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The Thickness of Musical Pitch: Psychophysical Evidence for Linguistic Relativity

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Published copy (DOI)

Author(s)

  • Sarah Dolscheid
  • Shakila Shayan
  • Asifa Majid
  • Daniel Casasanto

Department/unit(s)

Publication details

JournalPsychological Science
DatePublished - 1 Jan 2013
Issue number5
Volume24
Number of pages9
Pages (from-to)613-621
Original languageEnglish

Abstract

Do people who speak different languages think differently, even when they are not using language? To find out, we used nonlinguistic psychophysical tasks to compare mental representations of musical pitch in native speakers of Dutch and Farsi. Dutch speakers describe pitches as high (hoog) or low (laag), whereas Farsi speakers describe pitches as thin (na-zok) or thick (koloft). Differences in language were reflected in differences in performance on two pitch-reproduction tasks, even though the tasks used simple, nonlinguistic stimuli and responses. To test whether experience using language influences mental representations of pitch, we trained native Dutch speakers to describe pitch in terms of thickness, as Farsi speakers do. After the training, Dutch speakers' performance on a nonlinguistic psychophysical task resembled the performance of native Farsi speakers. People who use different linguistic space-pitch metaphors also think about pitch differently. Language can play a causal role in shaping nonlinguistic representations of musical pitch.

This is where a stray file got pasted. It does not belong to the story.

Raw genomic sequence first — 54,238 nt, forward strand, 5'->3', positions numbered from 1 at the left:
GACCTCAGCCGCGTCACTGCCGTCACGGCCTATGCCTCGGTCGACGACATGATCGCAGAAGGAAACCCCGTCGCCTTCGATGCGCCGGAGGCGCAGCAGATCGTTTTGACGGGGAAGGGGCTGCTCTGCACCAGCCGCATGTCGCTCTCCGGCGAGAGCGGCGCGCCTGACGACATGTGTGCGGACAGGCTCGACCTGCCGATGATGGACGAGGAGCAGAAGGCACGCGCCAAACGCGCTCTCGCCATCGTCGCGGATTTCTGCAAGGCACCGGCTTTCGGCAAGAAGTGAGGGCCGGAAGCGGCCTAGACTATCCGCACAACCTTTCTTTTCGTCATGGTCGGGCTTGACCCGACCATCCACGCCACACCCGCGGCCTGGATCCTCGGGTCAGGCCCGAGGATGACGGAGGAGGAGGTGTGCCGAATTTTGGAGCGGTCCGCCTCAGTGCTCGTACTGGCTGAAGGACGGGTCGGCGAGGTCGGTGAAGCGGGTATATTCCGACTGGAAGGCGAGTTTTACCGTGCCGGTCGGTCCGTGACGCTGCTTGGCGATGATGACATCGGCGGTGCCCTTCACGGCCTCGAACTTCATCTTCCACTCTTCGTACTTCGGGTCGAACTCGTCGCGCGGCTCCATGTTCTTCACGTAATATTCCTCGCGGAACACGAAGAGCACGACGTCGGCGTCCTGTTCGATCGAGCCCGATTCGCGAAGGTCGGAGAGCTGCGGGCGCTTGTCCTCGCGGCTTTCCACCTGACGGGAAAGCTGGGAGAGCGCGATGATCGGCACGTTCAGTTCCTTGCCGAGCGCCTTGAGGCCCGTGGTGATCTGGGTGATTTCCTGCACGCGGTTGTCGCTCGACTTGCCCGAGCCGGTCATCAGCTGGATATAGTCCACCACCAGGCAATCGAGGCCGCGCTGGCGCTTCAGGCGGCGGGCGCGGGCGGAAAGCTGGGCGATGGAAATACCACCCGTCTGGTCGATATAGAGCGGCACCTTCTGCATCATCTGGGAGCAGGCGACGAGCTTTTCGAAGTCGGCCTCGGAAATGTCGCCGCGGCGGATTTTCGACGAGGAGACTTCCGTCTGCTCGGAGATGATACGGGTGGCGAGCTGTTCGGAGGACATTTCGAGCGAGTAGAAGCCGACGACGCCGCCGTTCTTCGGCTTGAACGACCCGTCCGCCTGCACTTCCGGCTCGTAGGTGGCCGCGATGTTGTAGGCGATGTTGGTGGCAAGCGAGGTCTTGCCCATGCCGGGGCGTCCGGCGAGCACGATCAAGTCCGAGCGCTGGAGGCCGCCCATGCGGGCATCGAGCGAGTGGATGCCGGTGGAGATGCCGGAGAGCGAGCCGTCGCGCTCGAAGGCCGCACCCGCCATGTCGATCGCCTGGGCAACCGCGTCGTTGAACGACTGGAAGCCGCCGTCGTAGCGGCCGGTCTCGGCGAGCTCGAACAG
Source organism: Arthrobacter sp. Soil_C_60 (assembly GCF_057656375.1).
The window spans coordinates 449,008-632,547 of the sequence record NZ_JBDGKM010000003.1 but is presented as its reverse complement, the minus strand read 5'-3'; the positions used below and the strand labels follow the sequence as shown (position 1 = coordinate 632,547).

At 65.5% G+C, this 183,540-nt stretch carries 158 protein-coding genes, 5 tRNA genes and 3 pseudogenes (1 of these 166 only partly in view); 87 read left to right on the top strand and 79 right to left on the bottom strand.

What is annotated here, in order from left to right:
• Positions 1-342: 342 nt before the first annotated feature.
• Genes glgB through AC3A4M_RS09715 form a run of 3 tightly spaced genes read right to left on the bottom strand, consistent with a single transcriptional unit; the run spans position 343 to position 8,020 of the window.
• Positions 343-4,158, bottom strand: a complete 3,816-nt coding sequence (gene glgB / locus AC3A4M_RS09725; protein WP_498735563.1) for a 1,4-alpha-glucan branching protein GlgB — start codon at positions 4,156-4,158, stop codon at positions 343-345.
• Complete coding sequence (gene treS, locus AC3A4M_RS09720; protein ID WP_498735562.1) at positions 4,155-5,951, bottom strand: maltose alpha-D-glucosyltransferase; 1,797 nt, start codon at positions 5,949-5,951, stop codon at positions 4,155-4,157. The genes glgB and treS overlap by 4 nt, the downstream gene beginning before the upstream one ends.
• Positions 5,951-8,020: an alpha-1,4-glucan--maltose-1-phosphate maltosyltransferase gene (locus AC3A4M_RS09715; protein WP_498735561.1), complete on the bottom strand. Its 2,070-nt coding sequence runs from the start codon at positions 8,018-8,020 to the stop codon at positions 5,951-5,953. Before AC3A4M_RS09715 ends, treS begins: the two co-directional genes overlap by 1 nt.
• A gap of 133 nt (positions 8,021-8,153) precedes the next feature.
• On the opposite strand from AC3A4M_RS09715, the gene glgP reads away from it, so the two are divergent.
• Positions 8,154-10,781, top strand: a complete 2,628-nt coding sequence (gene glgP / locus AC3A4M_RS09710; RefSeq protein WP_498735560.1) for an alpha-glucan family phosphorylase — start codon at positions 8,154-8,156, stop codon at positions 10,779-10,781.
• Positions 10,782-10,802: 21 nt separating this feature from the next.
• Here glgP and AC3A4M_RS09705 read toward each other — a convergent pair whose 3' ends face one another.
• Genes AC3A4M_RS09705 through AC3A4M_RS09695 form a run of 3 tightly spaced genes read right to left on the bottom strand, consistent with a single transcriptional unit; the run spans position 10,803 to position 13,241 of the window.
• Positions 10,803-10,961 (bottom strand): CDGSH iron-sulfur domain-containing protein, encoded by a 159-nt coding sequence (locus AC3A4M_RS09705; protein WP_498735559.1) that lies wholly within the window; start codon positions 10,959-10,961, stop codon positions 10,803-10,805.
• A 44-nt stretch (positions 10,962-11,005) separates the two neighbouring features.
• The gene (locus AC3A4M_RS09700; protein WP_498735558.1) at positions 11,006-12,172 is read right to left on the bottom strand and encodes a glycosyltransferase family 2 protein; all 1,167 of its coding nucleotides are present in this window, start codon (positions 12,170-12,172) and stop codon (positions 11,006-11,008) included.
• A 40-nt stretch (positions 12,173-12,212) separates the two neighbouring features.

Research areas

  • cross-cultural differences, language, metaphor, music, musical pitch, psychophysics, space, Whorfian hypothesis

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